Early this Postseason, Tuning out Early Can Cost You

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  Hi all.  Here’s how I see baseball this Thursday, October 3.  While the Rays’ win over Oakland was a yawner, the first 2 National League games have been games you wouldn’t want to tune out before the last pitch.

 With the bad quality of relief pitching we’ve seen in recent years, we increasingly see games that start slowly, then have a way of surprising us in the late innings.  Tuesday night’s game in Milwaukee was one thing.  With the bases loaded and the Washington Nationals down 3-1 in the 8th, pinch-hitter Juan Soto launched one which  reserve Brewers outfielder Trent Grisham overran, allowing 3 runs to score.  That gave the Nats a 4–3 win.

 The early game today in Atlanta was another matter.  With 7 innings gone, it looked like a carbon copy of last night’s boring game in Oakland.  The Braves had a 3–1 lead on the Cardinals.  Before the smoke had cleared, the visiting Cardinals owned not only a 7–6 win, but a 1 game to None lead on the Braves in the series. 

  Like most offensive onslaughts nowadays, the Cardinals’ comeback began with a home run, what the players call an “ungodly shot” of 446 feet from Paul Goldschmidt. His belt off the Braves’ Luke Jackson made it 3–2.  Paul DeJong and Colton Wong singled bringing Matt Carpenter to the dish. He singled home DeJong and would have given the Cardinals the lead if Wong hadn’t been nailed at the plate by left fielder Adam Duvall, ending the inning.    Even that misfortune wasn’t enough to stop the Cardinals in their tracks. In the 9th, Marcell Ozuna slammed a bases-loaded double, good for two runs.  Wong followed that with another two-run two-bagger.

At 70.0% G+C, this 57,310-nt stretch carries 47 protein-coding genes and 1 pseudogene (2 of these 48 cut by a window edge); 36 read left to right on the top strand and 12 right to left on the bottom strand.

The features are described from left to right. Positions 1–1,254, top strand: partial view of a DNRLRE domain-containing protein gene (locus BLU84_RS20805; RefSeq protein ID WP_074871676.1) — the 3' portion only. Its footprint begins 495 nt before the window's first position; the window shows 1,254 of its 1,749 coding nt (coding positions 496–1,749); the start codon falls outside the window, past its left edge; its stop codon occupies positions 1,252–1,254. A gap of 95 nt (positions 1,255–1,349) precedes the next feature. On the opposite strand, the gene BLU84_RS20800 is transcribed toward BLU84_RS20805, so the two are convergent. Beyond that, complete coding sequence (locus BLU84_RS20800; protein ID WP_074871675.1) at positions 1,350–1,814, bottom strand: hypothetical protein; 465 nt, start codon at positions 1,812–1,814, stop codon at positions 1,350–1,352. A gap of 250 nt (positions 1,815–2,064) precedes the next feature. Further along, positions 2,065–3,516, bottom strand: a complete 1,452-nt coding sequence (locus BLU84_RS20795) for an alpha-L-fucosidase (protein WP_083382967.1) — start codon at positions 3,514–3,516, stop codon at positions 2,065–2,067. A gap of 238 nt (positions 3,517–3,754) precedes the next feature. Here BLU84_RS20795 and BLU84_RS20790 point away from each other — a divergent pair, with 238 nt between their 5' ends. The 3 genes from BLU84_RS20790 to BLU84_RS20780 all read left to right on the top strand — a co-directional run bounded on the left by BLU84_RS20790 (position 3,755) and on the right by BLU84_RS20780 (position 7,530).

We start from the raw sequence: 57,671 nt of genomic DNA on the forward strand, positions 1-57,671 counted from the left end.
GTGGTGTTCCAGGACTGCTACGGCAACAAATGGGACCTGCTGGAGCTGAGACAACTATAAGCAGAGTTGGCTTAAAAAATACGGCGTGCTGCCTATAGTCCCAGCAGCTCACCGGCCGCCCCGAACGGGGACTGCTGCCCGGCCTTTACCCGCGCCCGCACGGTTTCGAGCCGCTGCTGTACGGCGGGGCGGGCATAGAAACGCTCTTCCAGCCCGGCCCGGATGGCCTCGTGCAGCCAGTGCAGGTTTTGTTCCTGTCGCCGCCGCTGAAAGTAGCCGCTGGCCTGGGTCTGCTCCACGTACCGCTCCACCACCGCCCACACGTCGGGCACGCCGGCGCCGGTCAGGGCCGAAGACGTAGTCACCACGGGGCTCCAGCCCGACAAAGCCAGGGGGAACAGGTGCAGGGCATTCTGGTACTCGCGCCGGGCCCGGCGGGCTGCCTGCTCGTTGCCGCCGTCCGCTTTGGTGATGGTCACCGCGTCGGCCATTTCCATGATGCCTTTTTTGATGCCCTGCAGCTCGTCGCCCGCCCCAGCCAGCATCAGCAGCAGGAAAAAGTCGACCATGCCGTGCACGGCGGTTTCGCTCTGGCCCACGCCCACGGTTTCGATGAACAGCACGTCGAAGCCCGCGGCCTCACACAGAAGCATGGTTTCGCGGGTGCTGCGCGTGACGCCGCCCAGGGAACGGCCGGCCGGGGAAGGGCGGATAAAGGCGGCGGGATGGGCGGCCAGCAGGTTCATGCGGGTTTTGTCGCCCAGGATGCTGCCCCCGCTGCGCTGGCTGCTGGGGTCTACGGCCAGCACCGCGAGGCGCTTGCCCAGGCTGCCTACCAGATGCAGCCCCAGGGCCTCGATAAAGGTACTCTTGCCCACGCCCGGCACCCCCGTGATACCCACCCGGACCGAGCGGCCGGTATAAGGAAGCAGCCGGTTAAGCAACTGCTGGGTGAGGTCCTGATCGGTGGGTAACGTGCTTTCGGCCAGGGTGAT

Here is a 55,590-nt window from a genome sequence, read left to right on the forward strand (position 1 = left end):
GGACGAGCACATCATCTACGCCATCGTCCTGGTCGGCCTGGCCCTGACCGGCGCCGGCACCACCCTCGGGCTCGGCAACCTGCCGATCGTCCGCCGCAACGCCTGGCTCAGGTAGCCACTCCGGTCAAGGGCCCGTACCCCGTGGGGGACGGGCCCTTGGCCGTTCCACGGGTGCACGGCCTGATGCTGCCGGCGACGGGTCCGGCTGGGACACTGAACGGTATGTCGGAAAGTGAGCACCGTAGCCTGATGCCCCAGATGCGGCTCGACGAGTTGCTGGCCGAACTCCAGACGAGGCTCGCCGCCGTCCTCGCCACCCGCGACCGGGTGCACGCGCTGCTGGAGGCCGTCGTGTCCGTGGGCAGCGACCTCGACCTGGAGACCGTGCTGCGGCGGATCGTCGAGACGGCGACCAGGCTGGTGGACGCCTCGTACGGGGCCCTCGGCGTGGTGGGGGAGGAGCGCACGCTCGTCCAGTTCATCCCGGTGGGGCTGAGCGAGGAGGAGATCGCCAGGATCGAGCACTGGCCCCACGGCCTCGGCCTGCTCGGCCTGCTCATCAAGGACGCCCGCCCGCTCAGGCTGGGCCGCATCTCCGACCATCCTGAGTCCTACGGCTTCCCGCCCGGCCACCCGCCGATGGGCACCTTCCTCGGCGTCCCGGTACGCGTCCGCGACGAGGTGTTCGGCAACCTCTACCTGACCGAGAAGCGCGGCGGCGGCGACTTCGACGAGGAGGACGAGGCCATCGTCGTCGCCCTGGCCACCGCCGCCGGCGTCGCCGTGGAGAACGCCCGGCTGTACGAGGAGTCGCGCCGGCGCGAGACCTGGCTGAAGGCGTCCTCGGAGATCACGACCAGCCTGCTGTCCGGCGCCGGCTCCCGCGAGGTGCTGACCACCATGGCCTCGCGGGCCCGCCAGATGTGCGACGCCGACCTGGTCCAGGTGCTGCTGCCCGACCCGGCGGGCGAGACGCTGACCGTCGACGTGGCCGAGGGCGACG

Even that wasn’t enough to take the heart out of the Braves. Ronald Acuna JR. started the fun with a 2-run home run to make it 7–5. The blast was his third hit of the game.  The next batter, Ozzie Albies nearly turned the game on its ear. He hit a sharp shot to second.  Wong fielded it and fired to Goldschmidt, barely nipping Albies and drawing the loudest chorus of boos heard in Atlanta since General Sherman’s team went undefeated through there. Even a request for review didn’t reverse the umpire’s decision, upholding my belief that the review system is nothing but a waste of time.  With Albies safely on the bench, Freddie Freeman unleashed another home run, drawing the Braves to within 7–6.  That’s as close as they got. 

  I don’t understand the way pitchers are used today.  7 Cardinals’ pitchers were needed to sew up this win, although the last 3 runs and the game’s only 2 Braves’ home runs were hit off the winning pitcher, Carlos Martinez. 3 of them each worked a grand total of 1/3 of an inning. Across the battle lines, Atlanta’s Dallas Keuchel didn’t go long enough to earn a win even if his team could have managed it.  He was in the showers before the fifth inning was completed. While he only gave up a run, he gave up 5 hits and 3 walks, which in today’s game is enough to end a starter’s evening early. 7 more Braves’ pitchers took to the hill, with only Jackson and Mark Melancon taking serious damage.  Melancon in fact gave up the 4 runs to the Cardinals in the 9th. The Braves walked 6 men along with surrendering 14 hits to the Red Birds. From here, the Cardinals hope they can lean on Jack Flaherty to bring them home with a 2 games to None lead in the best 3 out of 5 series.                 

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